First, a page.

Share Email Print
cover

Proceedings Paper

The Development Of An Advanced Microwave Precipitation Radiometer For Future Airborne Measurements
Author(s): J. A. Galliano; R. H. Platt
Format Member Price Non-Member Price
PDF $14.40 $18.00
cover GOOD NEWS! Your organization subscribes to the SPIE Digital Library. You may be able to download this paper for free. Check Access

Paper Abstract

This paper describes the development and preliminary testing of an imaging passive microwave radiometer operating in the 10 to 85 GHz range specifically for precipitation retrieval and mesoscale storm system studies from a high altitude ER-2 aircraft. The instument is referred to as the Advanced Microwave Precipitation Radiometer (AMPR). The primary goal of AMPR is the exploitation of the scattering signal of precipitation at frequencies near 10, 19, 37, and 85 GHz to unambiguously retrieve precipitation and storm structure intensity information in support of space sensors, as well as, storm-related field experiments onboard the ER-2 in 1989/90. A unique feature of the AMPR instrument is the multi frequency feedhorn (identical to the SSM/I space instrument) used at 19.35, 37.0, and 85.5 GHz. The feedhom provides dual polarization ports at each of these three frequencies. The 10.7 GHz channel uses a separate horn/lens antenna with single polarization only. The AMPR scanner is designed to image over an angular range of ±40° about the nadir position. The AMPR will be used onboard the ER-2 to perform underflights of the SSM/I space instrument with enough spatial coverage to make meaningful comparisons of the data. The AMPR will be the only aircraft sensor with the capability to image at the same frequencies as the SSM/I and at an altitude high enough for precipitation studies over land.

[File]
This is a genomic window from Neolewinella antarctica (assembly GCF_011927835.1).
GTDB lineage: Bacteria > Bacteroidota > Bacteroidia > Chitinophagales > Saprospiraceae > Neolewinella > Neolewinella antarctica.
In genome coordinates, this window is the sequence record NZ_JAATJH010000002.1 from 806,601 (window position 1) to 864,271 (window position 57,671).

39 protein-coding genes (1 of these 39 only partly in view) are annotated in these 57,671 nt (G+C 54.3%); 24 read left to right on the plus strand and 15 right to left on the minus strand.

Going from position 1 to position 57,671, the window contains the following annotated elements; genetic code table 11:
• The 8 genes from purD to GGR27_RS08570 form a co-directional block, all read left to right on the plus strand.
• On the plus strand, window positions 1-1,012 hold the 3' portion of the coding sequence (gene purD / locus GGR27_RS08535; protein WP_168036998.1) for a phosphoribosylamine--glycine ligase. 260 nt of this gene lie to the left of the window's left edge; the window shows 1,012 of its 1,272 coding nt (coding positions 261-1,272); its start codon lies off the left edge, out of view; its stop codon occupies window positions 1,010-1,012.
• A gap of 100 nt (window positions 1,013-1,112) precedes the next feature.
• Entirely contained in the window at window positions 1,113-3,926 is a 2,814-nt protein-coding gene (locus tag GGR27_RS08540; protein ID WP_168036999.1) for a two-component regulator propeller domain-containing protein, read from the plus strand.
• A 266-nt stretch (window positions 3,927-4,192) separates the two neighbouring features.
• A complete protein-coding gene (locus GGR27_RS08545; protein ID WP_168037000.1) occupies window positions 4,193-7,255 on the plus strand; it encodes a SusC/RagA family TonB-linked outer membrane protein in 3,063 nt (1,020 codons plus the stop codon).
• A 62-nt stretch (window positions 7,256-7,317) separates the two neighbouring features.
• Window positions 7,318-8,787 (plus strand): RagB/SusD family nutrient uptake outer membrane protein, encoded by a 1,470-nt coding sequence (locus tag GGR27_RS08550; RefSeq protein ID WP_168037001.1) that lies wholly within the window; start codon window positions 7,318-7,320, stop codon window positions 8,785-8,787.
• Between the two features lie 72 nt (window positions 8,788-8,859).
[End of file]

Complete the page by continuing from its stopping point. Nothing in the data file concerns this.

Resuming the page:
Paper Details

Date Published: 14 August 1989
PDF: 6 pages
Proc. SPIE 1101, Millimeter Wave and Synthetic Aperture Radar, (14 August 1989); doi: 10.1117/12.960526
Show Author Affiliations
J. A. Galliano, Georgia Institute of Technology (United States)
R. H. Platt, Georgia Institute of Technology (United States)


Published in SPIE Proceedings Vol. 1101:
Millimeter Wave and Synthetic Aperture Radar
G. Keith Huddleston; Martin E. Tanenhaus; Brian P. Williams, Editor(s)

© SPIE. Terms of Use
Back to Top